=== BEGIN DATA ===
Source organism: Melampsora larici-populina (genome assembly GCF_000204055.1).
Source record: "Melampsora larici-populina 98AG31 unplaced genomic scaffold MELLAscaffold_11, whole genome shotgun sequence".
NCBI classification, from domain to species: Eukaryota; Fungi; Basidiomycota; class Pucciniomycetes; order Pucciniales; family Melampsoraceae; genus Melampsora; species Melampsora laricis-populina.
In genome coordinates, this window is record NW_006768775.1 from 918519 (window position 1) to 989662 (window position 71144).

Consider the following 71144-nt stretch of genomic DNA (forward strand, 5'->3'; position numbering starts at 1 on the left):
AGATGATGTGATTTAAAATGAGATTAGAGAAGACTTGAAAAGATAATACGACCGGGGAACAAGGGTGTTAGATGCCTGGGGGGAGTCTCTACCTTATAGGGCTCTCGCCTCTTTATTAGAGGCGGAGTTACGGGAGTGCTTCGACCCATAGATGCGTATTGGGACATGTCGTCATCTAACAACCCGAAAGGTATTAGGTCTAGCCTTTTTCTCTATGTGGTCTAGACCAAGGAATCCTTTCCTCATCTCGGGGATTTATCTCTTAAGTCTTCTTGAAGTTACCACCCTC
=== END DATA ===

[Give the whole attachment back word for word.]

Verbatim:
Source organism: Melampsora larici-populina (genome assembly GCF_000204055.1).
Source record: "Melampsora larici-populina 98AG31 unplaced genomic scaffold MELLAscaffold_11, whole genome shotgun sequence".
NCBI classification, from domain to species: Eukaryota; Fungi; Basidiomycota; class Pucciniomycetes; order Pucciniales; family Melampsoraceae; genus Melampsora; species Melampsora laricis-populina.
In genome coordinates, this window is record NW_006768775.1 from 918519 (window position 1) to 989662 (window position 71144).

Consider the following 71144-nt stretch of genomic DNA (forward strand, 5'->3'; position numbering starts at 1 on the left):
AGATGATGTGATTTAAAATGAGATTAGAGAAGACTTGAAAAGATAATACGACCGGGGAACAAGGGTGTTAGATGCCTGGGGGGAGTCTCTACCTTATAGGGCTCTCGCCTCTTTATTAGAGGCGGAGTTACGGGAGTGCTTCGACCCATAGATGCGTATTGGGACATGTCGTCATCTAACAACCCGAAAGGTATTAGGTCTAGCCTTTTTCTCTATGTGGTCTAGACCAAGGAATCCTTTCCTCATCTCGGGGATTTATCTCTTAAGTCTTCTTGAAGTTACCACCCTC